The four candidates vying for three Fayette County commissioners seats fielded questions during a forum hosted by the Fayette County Chamber of Commerce.
As part of the Wednesday forum, Republicans Dave Lohr and Scott Dunn and Democrats Vincent Vicites and Kevin Jones were each given a randomly selected question, gathered from a survey of over 600 members of the chamber.
Vicites, an incumbent from South Union Township, was asked how he feels about the current infrastructure of the county.
“We are better than most, but not where we should be,” he said, specifically noting continued efforts to bring high-speed broadband to rural areas. Calling it “the infrastructure of the future,” Vicites said he’s made increasing reliable broadband access a priority.
Not having high speed internet access 3 miles out of Uniontown or Georges Township is unacceptable, he said.
“We have to fill the gaps where the broadband providers don’t want to go,” Vicites said. “We have to continue to build Fayette County’s infrastructure.”
Lohr, also an incumbent, was asked about a unique workforce issue. While the unemployment rate in Fayette is a little over 5%, the county’s employers also have about 1,738 job openings. What, Lohr was asked, can be done to get people into those roles?
Lohr, of South Connellsville, said the workforce and economic development programs offered by the Private Industry Council of Westmoreland/Fayette Inc. have been a great source of work and training programs.
However, he added, the county is also facing a population decline, suggesting programming in the jail system so that prisoners can be trained and come out with a different mentality to fill in-demand jobs.
Jones, of Fairchance, was asked about a recent survey that showed that a majority of students in the county don’t know what the county’s unemployment rate is, believing it’s nearly four times as high as the real number.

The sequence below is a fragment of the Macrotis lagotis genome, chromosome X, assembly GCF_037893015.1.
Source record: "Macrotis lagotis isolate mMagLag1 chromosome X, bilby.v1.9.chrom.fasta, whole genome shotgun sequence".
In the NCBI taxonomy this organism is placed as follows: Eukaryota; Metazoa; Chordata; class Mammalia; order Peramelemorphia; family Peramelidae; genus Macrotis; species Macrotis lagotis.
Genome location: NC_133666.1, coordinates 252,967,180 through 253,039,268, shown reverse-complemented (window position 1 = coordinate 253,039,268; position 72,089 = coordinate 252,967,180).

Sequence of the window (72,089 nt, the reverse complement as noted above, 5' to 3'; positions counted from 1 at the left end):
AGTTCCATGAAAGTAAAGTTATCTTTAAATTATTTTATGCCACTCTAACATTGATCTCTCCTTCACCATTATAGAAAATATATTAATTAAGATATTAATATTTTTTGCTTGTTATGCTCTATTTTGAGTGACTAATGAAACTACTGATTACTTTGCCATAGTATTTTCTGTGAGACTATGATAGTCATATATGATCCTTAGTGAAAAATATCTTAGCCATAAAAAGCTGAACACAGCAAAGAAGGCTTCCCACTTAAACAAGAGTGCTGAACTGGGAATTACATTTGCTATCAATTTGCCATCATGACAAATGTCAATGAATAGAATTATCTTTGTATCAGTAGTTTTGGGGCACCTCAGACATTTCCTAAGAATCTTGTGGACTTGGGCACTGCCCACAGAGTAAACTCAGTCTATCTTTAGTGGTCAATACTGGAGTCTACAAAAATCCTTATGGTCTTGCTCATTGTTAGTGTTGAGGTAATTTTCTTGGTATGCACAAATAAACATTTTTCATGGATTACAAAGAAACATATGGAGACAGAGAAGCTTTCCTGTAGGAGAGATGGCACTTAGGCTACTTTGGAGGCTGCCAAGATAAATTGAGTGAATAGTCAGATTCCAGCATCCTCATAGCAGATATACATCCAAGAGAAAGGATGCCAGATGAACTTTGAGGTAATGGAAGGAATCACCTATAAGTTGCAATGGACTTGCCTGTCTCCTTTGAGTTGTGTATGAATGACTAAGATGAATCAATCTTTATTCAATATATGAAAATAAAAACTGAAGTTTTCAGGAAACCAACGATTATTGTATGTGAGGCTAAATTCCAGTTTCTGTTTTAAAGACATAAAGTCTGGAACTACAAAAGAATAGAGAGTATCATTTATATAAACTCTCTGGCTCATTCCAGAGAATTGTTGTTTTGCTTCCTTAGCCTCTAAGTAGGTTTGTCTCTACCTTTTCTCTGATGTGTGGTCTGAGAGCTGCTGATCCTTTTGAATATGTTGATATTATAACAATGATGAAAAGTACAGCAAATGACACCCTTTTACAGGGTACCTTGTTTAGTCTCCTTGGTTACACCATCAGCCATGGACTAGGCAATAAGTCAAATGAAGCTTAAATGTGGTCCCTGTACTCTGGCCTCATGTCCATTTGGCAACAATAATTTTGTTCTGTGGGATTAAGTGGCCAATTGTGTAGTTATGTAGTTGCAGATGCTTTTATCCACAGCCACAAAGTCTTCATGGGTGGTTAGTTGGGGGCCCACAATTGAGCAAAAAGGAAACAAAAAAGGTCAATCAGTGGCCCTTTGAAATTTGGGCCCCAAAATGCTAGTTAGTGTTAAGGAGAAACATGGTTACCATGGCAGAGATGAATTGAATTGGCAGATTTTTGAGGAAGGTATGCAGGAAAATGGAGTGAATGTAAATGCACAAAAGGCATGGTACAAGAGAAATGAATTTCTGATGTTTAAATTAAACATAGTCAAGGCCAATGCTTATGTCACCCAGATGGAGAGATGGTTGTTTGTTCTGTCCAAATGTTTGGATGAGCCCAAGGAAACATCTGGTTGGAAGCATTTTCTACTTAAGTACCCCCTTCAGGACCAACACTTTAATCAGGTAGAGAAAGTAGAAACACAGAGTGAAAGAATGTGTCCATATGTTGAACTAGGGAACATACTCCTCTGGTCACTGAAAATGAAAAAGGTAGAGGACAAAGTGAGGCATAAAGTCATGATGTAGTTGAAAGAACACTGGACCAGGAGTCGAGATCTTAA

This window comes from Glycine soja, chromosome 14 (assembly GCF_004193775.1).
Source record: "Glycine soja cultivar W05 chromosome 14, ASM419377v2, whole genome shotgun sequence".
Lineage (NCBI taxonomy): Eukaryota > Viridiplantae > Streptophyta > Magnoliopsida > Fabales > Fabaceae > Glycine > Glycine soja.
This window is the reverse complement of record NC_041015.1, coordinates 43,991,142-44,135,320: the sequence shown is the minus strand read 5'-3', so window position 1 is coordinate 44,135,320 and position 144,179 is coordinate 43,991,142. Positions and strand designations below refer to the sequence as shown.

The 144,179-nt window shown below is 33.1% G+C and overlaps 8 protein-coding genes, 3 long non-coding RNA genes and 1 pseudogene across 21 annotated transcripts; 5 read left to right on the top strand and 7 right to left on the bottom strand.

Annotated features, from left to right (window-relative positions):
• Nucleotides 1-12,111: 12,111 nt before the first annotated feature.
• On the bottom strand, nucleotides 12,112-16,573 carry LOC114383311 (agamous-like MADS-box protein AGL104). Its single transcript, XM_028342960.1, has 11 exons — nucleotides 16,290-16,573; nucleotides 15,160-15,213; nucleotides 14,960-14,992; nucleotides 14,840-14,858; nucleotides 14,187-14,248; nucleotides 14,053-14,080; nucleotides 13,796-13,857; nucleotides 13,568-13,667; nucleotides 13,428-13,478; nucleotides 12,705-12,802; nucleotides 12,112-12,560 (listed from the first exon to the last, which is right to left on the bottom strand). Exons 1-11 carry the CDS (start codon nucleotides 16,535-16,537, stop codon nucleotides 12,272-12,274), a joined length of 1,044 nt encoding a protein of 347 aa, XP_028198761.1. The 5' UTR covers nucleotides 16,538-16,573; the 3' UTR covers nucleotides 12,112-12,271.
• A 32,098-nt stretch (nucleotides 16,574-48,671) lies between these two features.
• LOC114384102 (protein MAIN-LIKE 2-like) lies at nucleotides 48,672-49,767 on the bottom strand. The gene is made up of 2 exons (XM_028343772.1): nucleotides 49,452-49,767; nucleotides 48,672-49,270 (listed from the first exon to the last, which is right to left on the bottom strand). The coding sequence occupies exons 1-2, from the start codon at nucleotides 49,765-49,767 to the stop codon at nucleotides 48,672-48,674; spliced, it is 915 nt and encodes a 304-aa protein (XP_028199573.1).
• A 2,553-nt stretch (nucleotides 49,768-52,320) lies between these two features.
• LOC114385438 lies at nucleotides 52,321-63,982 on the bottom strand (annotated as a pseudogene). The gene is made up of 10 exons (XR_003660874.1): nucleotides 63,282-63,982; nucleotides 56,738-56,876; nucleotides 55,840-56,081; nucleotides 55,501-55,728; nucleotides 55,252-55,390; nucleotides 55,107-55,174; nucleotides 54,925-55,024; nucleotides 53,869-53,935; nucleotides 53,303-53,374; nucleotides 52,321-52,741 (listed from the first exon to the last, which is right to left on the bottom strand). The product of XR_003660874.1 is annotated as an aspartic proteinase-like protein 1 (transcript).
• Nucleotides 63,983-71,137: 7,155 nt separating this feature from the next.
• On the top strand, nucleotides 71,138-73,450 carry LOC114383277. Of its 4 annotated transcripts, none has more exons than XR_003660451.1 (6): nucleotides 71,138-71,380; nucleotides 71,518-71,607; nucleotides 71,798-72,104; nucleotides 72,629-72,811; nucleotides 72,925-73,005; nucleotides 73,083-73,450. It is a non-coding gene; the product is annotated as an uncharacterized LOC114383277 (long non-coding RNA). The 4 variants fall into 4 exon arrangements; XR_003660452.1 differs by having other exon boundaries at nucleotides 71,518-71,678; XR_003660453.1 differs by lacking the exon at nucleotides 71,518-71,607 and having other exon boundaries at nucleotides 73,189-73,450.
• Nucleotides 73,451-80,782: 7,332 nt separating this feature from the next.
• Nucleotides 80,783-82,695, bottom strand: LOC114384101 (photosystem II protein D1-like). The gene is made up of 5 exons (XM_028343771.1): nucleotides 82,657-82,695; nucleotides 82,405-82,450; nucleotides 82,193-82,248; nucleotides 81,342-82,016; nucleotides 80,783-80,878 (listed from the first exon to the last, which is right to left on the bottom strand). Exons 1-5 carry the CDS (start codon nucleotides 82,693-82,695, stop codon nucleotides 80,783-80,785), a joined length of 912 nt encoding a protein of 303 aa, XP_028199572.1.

Jones, who has background in education, said it would be important to elect a commissioner who has worked with schools and would get in touch with the district superintendents to educate the students on the current condition of the county, even saying he can go into the schools to speak with students.
In a different question on growing the business community, Jones said career services data from local colleges can be researched to see what kind of workers the colleges are producing. That information can be shared with businesses county officials hope to attract.
Dunn, of Dunbar, was asked what policies he would put into place to help make businesses grow. He said that politicians aren’t the ones responsible for creating new businesses; business owners are.
However, he also said county officials can attract business owners to the area by having the infrastructure available for them to succeed. Dunn also spoke of the importance of increased communication and better outreach to prospective businesses, as well as a focus on improving the quality of life in the county to make locating here more attractive to businesses.
“It’s all interwoven and a lot of work,” Dunn said, noting one of the hardest thing to do is change attitudes.
The general election will be held Nov. 5.